And, I'm definitely in the camp that believed "homebrew shop" <> "microbrewery". Unless the MA company was in the business of selling BEER prior to a the Colorado company, I don't see their infringement claim as legit. Ragu sells pizza sauce; that doesn't make them a pizzeria.

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Old 11-29-2012, 03:24 PM   #154
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Yeah, I don't think there's any way of knowing whether that $86k has any basis in fact or not, since they aren't a public company (obviously) and since none of their tax records or anything would be publicly available. Seems to me that that number might as well be pulled out of your ass.
Easy there Bird... No need to get hostile.

I am just pointing out the information I found online. It may be a revenue ESTIMATE, but still. Would you go through all that trouble and make it sound like you are running a multi-million dollar business and risk the legal fees?

Sounds like he "typically" serves the MA area with "dozens" of patrons outside of MAssachusetts. My ASSumption would be that this is just that, a local shop and nothing more.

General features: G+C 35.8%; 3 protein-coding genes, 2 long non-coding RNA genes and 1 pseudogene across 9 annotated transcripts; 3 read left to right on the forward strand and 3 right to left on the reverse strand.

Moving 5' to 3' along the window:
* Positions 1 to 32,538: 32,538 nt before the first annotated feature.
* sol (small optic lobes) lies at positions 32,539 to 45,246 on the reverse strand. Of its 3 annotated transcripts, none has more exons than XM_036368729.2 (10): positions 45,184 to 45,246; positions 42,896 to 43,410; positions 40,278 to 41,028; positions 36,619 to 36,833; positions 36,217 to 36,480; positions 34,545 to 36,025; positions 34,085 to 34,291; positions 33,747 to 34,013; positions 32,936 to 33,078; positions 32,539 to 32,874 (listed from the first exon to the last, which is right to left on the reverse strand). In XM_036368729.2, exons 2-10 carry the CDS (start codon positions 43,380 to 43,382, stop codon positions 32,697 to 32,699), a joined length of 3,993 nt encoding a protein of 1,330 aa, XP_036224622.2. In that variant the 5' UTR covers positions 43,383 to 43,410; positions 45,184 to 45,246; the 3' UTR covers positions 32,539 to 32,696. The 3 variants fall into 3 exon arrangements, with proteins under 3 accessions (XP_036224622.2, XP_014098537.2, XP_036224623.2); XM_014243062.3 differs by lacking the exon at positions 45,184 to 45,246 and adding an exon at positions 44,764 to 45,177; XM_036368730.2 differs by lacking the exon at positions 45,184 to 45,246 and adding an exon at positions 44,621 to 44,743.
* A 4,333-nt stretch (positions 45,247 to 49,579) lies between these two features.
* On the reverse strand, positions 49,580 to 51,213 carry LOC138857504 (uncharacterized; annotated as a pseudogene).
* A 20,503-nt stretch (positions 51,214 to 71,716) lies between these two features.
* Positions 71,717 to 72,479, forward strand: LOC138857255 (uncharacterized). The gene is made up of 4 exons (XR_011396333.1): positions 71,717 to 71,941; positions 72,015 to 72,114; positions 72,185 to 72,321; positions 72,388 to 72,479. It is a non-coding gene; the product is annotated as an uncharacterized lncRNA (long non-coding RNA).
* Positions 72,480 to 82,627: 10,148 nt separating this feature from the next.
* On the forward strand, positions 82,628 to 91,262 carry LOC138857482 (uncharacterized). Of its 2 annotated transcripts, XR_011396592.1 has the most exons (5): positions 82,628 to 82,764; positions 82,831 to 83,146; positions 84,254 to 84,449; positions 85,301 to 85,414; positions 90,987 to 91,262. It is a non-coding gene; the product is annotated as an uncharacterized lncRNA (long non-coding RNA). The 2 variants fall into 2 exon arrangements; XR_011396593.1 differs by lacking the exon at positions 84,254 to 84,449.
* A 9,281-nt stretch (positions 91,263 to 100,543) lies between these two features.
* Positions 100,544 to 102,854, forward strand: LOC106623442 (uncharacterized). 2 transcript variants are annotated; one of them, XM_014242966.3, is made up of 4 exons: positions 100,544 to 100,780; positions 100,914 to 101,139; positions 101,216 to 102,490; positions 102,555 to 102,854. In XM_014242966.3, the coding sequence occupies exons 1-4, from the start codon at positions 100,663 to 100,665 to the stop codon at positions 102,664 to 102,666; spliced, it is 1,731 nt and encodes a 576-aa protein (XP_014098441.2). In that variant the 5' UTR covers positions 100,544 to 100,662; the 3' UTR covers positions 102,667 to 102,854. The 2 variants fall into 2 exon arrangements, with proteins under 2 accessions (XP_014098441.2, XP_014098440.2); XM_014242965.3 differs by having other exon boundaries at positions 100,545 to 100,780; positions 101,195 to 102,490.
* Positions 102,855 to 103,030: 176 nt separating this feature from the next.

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Old 11-29-2012, 03:34 PM   #155
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I didn't mean it to come across as hostile, I just don't think it's meaningful information because the data that they would need to make that estimate meaningful at all isn't there. There's only so much you can do without any specifics - it's like when Zillow "values" every house in a neighborhood basically the same, without any knowledge of which places have brand-new kitchens and which places are a half-step removed from being a crack den.

The broader point, I acknowledge; for a small business, picking this fight is probably dumb since I have a hard time imagining the actual cost to the homebrew shop is meaningful and lawyers ain't cheap. I just object to putting out a revenue estimate in support of that argument that, to my mind, is worthless.

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Old 11-29-2012, 03:45 PM   #156
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Reading the letters from the lawyer, it seems like a decent request. He has the trademark for a pretty specific set of terms and the brewery is infringing on them.